Primary-ing a Democrat is definitely something we shouldn't consider without ample justification. It's full of risk, since incumbents have a tremendous advantage in name recognition, fund raising abilities, connections, etc. We all have our own issues of particular passion. We certainly wouldn't want to launch an internal fight without something that we all are passionate about, and that is central to our key values. There is definitely risk.
So why are Social Security, Medicare and Medicaid special? These programs help the elderly, and those with elderly parents, and the poor, and the disadvantaged. (Hospital care for retires is a big part of Medicaid.) They are key factors in keeping many people out of poverty and ill health. They help the economy by giving spending money to those who will actually spend it. They are perhaps the pinnacle achievements of the New Deal and the Democratic party.
And Social Security, Medicare and Medicaid are tremendously popular, and popular among all segments of the population (including the Tea party).
Preventing privatization of these functions is a very important backstop against the continuing right wing movement to give away public assets to rich speculative investors. Medicare, with an overhead of something like 3% is vastly more efficient than private health insurance which typically has overhead costs closer to 30%.
I find it difficult to believe that anyone willing to cut these programs, via age increases or chained CPI or other such mechanisms, really believe in core Democratic party values.
We have all tolerated a lot of disappointment and betrayal from our Democratic representatives and stood by these reps. And I understand that, for example, a Democrat in Montana might have to be careful about what s/he says about guns, etc. It's not a perfect world, with perfect communication, and communicating a nuanced message can be next to impossible. And compromise is often needed at the end of the day (but only at the end of the day!) in order to get some agreement.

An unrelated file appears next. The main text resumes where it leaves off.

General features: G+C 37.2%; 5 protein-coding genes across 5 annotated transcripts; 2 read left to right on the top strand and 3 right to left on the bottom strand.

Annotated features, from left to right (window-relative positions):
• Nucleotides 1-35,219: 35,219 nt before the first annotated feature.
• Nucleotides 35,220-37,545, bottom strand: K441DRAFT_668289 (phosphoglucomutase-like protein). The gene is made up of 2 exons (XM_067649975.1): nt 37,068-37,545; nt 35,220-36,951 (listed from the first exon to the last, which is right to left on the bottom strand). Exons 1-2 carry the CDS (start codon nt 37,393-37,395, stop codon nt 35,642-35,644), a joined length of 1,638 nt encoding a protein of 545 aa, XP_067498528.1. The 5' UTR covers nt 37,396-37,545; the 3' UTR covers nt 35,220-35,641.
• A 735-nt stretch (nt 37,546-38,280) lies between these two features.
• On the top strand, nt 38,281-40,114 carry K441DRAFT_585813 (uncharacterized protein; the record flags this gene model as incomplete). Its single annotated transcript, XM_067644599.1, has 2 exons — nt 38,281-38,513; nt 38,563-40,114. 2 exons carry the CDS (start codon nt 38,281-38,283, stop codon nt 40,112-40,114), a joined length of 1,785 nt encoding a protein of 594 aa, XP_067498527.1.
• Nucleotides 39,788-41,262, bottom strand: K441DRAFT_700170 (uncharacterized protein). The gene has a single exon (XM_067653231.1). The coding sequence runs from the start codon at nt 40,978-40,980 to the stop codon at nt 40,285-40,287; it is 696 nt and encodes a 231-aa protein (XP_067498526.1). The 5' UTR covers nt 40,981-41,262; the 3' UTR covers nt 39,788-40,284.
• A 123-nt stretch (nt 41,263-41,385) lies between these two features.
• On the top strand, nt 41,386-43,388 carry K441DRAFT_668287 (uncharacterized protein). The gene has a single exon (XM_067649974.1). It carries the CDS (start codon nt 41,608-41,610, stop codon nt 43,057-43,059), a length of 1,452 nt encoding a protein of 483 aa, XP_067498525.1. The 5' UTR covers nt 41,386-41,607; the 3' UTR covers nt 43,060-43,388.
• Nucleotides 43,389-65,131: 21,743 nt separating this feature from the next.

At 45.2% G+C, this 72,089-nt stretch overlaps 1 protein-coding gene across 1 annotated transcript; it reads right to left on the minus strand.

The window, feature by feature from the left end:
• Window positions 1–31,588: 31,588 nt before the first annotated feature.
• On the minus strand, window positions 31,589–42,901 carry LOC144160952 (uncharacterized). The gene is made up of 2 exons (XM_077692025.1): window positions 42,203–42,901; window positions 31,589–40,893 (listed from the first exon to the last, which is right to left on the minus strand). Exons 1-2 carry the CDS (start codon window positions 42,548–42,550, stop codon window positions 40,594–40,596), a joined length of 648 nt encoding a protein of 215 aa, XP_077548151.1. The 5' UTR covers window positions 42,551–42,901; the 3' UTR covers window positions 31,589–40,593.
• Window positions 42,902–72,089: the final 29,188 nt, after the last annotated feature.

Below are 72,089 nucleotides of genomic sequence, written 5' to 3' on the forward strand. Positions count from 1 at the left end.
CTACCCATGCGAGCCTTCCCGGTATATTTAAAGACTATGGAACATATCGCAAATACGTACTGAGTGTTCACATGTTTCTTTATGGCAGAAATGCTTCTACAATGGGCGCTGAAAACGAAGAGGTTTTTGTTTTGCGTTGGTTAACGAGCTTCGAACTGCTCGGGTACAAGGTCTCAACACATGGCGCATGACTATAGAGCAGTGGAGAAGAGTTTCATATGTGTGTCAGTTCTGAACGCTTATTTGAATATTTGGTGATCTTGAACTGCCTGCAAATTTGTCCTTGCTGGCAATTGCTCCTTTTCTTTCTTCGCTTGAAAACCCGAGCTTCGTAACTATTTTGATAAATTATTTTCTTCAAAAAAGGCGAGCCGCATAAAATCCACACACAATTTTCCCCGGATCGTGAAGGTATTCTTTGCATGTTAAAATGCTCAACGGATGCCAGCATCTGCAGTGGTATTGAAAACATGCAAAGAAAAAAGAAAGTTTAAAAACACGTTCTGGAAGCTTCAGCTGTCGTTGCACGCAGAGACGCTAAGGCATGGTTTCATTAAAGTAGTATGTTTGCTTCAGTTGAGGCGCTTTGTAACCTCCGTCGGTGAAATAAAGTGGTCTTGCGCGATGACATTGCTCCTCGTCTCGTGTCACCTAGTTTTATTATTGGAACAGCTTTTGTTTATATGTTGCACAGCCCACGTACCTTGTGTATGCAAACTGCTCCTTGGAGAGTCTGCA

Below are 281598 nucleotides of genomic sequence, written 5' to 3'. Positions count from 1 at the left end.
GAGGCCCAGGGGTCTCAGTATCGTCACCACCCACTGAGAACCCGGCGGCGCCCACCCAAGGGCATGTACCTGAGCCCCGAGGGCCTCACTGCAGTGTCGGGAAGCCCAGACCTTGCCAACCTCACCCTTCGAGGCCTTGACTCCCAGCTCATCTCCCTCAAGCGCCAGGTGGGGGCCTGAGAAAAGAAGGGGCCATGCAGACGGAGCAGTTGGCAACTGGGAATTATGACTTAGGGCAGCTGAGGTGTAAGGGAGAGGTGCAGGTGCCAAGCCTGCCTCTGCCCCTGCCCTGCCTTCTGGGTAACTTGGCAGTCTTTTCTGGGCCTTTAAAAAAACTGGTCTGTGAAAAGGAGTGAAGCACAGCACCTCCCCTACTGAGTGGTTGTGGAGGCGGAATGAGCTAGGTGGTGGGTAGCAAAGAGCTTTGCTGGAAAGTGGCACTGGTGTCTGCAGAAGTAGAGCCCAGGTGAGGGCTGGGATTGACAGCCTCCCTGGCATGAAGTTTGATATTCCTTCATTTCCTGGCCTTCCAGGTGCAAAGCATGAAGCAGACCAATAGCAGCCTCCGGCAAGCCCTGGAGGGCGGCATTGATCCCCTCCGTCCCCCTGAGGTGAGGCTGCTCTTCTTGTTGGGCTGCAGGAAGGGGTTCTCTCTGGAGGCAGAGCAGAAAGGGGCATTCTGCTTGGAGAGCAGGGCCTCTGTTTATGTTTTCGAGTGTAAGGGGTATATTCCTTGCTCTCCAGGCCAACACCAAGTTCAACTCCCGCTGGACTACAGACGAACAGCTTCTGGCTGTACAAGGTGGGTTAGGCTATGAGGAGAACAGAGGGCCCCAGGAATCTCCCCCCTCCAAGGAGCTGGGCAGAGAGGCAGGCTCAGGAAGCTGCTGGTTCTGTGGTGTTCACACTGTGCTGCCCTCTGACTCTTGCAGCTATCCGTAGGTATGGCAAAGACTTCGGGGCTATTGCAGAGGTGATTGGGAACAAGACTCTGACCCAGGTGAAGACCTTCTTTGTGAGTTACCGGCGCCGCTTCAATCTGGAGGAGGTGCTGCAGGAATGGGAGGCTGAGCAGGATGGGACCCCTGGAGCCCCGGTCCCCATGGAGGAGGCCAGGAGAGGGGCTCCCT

But here we have programs which are supported by majorities of all segments of the population. If we could somehow get a unified front among progressive groups to make support for these social programs mandatory, then what's the down side? President Obama might have to say "I was willing to cut these programs to come to an agreement, but it's been filibustered in the Senate by Democrats" (that would be worth it right there!). "The public doesn't want these cuts, and the Democrats won't pass them, so GOP you have to specify other things to cut or agree to what we have."
Of course that won't go well, but at least we'd make Democrats the party which stands behind these highly popular programs unflinchingly. Wouldn't that be refreshing, and a great issue for 2014.
Of course the real goal is to convince our existing Democratic representatives that they must oppose cuts to these programs. But without a credible threat, it seems to me that sooner or later Obama will negotiate a budget with chained CPI, Democrats in congress will support it and the GOP will run against us on this in 2014. Disaster on many levels, I'm afraid.
Of course we'd need a unified progressive front on this issue. And it almost seems like that has to be negotiated so that we know we've got it before we roll out the threat. But I guess the first step is to see if people think it's the right issue and is a threat worth carrying through on.
So: I'm curious what people think. The threat to primary a Democrat over "one issue" is not something we should take lightly. And yet, at some point, we've got to insist on candidates that support our key core values. And I can't think of a better example than Social Security, Medicare and Medicaid.